Figure 2 shows the processing procedure of image reconstruction of the PPSDHM for the recorded hologram. Two phase-shifted holograms are generated from the recorded hologram. The complex amplitude of the specimen on the image sensor plane is extracted by using the algorithm used in phase-shifting method, and 3-D image of the specimen is obtained. The procedure was described in Ref. 21 in detail. Regardless of whether the focused image of the object is on the image-sensor plane or not, the resolution for the interference fringe is reduced by space-division multiplexing of holograms in the parallel technique. In the system, the resolution for the interference fringe in the ± 45° direction from horizontal direction is reduced to a half because the pixel pitch is twice in the ± 45° direction. Therefore, the recordable object size and the resolution are reduced in the ± 45° direction.
3. Experimental results
We constructed a PPSDH microscope, and then verified the effectiveness of the PPSDHM. We designed the configuration of the micro-polarizer array shown in Fig. 1(b), and Photonic Lattice, Inc. fabricated the camera. The micro-polarizer array was made of photonic crystal materials . The image sensor has 874 (V) × 1164 (H) pixels. The microscope photograph of the specimen, scaly hairs of Elaeagnus, is shown in Fig. 3 . A Nd:YVO4 laser operated at 532nm was used. Microscope objectives with × 10 magnification, and N.A. of 0.25 were used.
The experimental results are shown in Fig. 4 . Figures 4(a) and 4(b) are the amplitude image and the phase image reconstructed by the PPSDHM. Figures 4(c) and 4(d) are the amplitude and phase images reconstructed by the conventional in-line DHM  that requires only a single hologram in the reconstruction. Each image is that numerically focused at 17 mm from the image sensor plane. As seen from Fig. 4, the amplitude image reconstructed by the PPSDHM is much clearer than that by the conventional single-shot in-line DHM that applies Fresnel transform alone. Also, the phase image is clearly reconstructed by the PPSDHM. Thus, the validity of the PPSDHM was successfully demonstrated by the experiment. By analyzing the phase image, instantaneous image measurement of the height or the thickness, and refractive index of specimen can be achieved. The analyses are under way.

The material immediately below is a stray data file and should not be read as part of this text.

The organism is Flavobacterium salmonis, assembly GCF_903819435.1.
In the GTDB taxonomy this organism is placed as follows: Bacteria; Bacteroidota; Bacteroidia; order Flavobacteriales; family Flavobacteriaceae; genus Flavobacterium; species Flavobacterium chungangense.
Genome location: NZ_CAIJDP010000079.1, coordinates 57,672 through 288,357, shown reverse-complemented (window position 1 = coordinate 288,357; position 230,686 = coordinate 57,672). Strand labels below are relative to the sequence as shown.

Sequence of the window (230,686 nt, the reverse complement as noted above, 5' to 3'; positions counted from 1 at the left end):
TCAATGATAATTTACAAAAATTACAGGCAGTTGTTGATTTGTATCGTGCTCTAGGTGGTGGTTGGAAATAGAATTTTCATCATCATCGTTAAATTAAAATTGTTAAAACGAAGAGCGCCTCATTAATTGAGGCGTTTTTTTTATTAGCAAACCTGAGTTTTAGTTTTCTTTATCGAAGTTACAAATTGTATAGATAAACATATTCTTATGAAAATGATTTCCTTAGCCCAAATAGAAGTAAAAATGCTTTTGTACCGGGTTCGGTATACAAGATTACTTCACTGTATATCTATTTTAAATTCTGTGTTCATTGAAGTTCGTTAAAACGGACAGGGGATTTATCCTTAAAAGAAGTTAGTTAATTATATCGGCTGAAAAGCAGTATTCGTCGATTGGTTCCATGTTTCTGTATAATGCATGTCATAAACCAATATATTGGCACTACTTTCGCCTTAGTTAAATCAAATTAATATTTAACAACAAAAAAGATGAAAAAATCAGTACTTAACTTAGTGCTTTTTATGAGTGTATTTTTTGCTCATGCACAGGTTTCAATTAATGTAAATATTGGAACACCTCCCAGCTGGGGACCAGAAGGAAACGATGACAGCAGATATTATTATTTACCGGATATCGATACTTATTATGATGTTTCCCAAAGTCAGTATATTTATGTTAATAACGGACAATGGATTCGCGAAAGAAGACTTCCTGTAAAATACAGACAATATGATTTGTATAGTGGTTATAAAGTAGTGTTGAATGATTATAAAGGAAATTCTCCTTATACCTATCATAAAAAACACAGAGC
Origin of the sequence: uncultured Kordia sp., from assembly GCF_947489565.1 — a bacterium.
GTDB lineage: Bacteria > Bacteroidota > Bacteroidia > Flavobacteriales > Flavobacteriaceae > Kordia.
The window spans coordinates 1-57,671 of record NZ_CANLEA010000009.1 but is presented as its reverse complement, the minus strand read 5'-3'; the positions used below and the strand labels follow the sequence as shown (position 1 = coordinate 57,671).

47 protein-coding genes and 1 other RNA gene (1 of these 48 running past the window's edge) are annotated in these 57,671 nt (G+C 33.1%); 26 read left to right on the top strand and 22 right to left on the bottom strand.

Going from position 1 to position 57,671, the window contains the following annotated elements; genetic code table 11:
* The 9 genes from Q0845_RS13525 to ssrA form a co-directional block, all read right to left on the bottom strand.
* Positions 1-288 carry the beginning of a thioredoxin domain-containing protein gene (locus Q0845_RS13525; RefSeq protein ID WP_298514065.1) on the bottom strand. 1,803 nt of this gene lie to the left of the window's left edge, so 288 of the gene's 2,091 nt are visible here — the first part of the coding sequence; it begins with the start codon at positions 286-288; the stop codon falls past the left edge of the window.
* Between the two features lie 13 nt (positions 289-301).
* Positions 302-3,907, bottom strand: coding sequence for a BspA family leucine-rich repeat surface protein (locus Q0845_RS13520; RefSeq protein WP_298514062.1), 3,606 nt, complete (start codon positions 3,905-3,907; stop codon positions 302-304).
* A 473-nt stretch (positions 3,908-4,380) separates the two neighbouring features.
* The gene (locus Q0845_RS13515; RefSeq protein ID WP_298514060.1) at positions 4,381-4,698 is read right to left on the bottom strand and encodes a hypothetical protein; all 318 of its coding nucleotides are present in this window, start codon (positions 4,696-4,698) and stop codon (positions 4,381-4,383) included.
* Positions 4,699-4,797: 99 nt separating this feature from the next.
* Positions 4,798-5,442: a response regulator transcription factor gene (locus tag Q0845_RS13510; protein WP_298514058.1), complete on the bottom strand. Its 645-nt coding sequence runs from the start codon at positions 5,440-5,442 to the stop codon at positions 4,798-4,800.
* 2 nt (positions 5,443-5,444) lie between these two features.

We demonstrate the ability of numerical focusing at a desired depth for single-shot image by PPSDHM. In this study, we applied the diffraction integral at the different depths to the complex amplitude of the object wave obtained by the parallel two-step phase-shifting algorithm reported in Ref. 21 at the image sensor plane for the refocusing. Figures 5(a) and 5(b) show the amplitude images numerically focused at different depths. The images were reconstructed from the same hologram used for reconstructing the image in Fig. 4(a). Figures 6(a) –6(f) show the magnified amplitude images of those focused at different depths. The magnified areas correspond with that indicated by the rectangles in Fig. 5(a). As shown in Fig. 6, the focused image of a part of the specimen at each depth was clearly reconstructed from the single hologram. The focused image of the particle of 4 μm in diameter was successfully reconstructed, as shown in Fig. 6(b). Thus, the capability of clearly reconstructing the focused images at a desired depth was verified.
We have proposed the PPSDHM which has the ability of high-accuracy instantaneous 3-D image measurement. A PPSDH microscope has been constructed and experimentally demonstrated. Much more high quality image was successfully reconstructed by the PPSDHM in comparison to the image reconstructed by the conventional single-shot in-line DHM, and clear images have been reconstructed at a desired depth from a single hologram.
The 3-D frame rate of the 3-D motion picture obtained by the PPSDHM is equal to the frame rate of digital camera used in the PPSDHM. By using a pulsed laser as a light source, temporal resolution of the 3-D motion picture obtained by PPSDHM is equal to the duration of the pulsed light. Therefore, the PPSDHM is a prospective technique which has the ability of imaging femtosecond order time-dependent changing ultrafast phenomena by using femtosecond pulsed laser. The PPSDHM will be a powerful tool as a 3-D motion picture (4-D) microscopy for imaging and measurement of cell fluid flow, dynamically moving particles, behavior of living cells, biomedical reactions, and so on.
This study was partially supported by Industrial Technology Research Grant Program from New Energy and Industrial Technology Development Organization (NEDO) of Japan.